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Friday, May 19, 2023

Green Sheet interviews Bluefin's Brent Johnson

Encryption and tokenization provider Bluefin uses advanced cryptographic solutions to protect payments and sensitive data. The company's technology stack includes solutions for contactless face-to-face, call center, mobile, ecommerce and unattended payments and data in the healthcare, higher education, government and non-profit industries. The Green Sheet discussed the role of PCI-certified point-to-point encryption (P2PE) with Brent Johnson, CISO at Bluefin. Following are interview highlights.

What is involved in devaluing data from both an implementation and employee training perspective?

Simply put, when we say "devalue the data" we are saying to render the data useless so if a system is breached, the data obtained has no value. Many security technologies are focused on keeping the bad guy out. By analogy, building bigger and thicker walls around the castle. Here, we are focused on taking away the value of the data in the event of a breach – so there is nothing of value inside the castle.

Data devaluation is almost entirely systematic and typically done via encryption or tokenization. Both can be used during transmission and storage to protect data. For example, at Bluefin we offer a PCI-certified point-to-point encryption (P2PE) solution to protect cardholder data during transmission from the moment a card is used at a payment terminal until it is decrypted at Bluefin. We use AES-256 HSM encryption to store cardholder data in our databases.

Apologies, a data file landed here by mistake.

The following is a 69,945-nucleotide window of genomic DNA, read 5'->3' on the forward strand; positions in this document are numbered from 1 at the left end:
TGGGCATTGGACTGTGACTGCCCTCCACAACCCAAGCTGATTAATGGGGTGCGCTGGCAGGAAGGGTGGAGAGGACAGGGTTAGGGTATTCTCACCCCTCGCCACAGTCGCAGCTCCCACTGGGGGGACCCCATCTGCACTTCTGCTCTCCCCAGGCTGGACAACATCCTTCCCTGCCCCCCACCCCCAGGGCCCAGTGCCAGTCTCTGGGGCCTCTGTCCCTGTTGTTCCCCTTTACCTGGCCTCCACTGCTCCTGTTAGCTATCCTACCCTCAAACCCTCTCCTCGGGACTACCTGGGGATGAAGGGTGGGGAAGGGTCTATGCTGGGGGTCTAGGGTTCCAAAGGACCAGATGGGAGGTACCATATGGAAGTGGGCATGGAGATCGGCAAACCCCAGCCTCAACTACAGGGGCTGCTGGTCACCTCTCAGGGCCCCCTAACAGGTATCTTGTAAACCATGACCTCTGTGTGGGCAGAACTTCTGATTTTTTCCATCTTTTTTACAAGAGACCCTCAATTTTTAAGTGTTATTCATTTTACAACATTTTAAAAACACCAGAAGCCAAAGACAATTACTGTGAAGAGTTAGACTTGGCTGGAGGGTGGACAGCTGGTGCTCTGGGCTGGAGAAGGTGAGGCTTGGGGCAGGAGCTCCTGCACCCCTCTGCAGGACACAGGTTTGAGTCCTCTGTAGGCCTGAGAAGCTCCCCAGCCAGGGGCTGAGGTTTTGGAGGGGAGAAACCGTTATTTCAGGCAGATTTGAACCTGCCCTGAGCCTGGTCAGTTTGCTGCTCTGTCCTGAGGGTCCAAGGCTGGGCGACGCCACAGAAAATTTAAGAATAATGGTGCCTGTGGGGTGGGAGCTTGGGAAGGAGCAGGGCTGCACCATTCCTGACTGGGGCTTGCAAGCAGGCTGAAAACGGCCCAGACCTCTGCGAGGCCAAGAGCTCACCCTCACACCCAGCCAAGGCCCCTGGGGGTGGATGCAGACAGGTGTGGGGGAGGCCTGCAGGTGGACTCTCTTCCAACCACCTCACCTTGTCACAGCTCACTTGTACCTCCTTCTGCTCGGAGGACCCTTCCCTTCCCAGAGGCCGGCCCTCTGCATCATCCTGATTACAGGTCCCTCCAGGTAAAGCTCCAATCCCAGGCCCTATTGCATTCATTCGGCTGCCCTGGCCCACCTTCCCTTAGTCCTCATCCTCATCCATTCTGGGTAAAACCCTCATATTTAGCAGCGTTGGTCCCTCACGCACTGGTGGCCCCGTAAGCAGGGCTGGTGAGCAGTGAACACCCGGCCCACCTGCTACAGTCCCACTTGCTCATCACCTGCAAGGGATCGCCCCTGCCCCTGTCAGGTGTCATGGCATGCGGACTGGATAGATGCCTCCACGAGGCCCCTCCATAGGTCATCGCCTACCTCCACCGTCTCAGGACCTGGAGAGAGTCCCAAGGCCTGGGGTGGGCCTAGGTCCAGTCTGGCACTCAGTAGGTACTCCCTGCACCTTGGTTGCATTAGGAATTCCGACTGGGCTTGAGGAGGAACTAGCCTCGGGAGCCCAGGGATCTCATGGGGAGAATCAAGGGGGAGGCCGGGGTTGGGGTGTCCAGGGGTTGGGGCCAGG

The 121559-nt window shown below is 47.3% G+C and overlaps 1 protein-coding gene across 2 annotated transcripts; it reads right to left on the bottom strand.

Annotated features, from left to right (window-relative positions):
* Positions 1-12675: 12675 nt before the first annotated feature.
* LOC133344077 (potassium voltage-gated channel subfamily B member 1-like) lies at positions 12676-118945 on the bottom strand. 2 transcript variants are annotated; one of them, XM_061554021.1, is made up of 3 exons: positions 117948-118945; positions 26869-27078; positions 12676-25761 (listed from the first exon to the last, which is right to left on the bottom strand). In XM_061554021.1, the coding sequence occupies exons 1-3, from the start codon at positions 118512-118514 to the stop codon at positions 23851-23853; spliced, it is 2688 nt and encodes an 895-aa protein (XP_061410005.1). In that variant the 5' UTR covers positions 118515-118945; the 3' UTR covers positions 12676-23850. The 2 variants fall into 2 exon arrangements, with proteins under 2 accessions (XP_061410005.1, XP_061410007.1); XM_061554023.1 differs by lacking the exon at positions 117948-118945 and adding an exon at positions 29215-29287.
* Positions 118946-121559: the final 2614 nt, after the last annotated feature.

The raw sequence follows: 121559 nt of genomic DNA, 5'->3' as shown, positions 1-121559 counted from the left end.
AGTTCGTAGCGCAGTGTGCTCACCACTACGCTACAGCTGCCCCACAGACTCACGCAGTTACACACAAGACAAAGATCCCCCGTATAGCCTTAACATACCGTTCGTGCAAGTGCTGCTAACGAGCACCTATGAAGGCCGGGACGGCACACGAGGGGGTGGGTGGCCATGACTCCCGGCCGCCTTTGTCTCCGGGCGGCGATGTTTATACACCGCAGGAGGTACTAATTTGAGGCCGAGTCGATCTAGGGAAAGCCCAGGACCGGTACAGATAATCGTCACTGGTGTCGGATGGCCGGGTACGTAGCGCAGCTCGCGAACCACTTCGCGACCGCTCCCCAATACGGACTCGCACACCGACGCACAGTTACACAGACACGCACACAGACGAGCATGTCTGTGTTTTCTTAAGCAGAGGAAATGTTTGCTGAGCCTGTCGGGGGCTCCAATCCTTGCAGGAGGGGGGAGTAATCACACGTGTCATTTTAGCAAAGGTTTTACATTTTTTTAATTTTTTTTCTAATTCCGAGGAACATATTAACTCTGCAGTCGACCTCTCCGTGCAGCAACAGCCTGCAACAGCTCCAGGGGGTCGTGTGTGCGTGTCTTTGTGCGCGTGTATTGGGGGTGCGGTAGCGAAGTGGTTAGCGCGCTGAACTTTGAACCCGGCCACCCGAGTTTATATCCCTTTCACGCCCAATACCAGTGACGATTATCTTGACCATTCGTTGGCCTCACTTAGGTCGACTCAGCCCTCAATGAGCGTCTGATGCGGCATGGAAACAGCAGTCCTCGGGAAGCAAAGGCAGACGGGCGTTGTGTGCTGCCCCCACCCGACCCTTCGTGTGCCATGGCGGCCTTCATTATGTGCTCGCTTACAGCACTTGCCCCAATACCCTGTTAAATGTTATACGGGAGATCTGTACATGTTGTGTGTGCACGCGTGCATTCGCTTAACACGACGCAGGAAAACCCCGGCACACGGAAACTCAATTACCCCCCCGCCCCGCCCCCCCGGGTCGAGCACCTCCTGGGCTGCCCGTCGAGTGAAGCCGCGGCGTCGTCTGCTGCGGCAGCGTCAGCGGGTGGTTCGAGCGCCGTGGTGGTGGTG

What are additional considerations when implementing a security strategy?

  • Consider P2PE as a Service: Bluefin provides data tokenization and detokenization as a service over APIs and iFrames to protect PII, PHI, and cardholder data in flight and at rest.

  • Minimize data usage, flows: Companies should review their approach to data protection in general. First, don't retain what you don't need. Have a data retention policy that meets the needs of the business and when this period passes, securely purge the old data. Secondly, understand the data flows in your business and protect the data as soon as possible and throughout all flows and storage. Minimize, and hopefully eliminate, points of access to unprotected data.

  • Think encryption and tokenization: Encryption and tokenization are not mutually exclusive and should both be considered to deliver enterprise protection. For example, in payments, a merchant might use a P2PE solution to initially acquire and protect the cardholder data at the point of sale. After the authorization, the P2PE solution provider should tokenize the card number and return it to the merchant allowing that merchant to store and use the tokenized card number in the future for card-on-file needs. In this example, a merchant can process the initial and subsequent transactions without ever having access to the actual card number.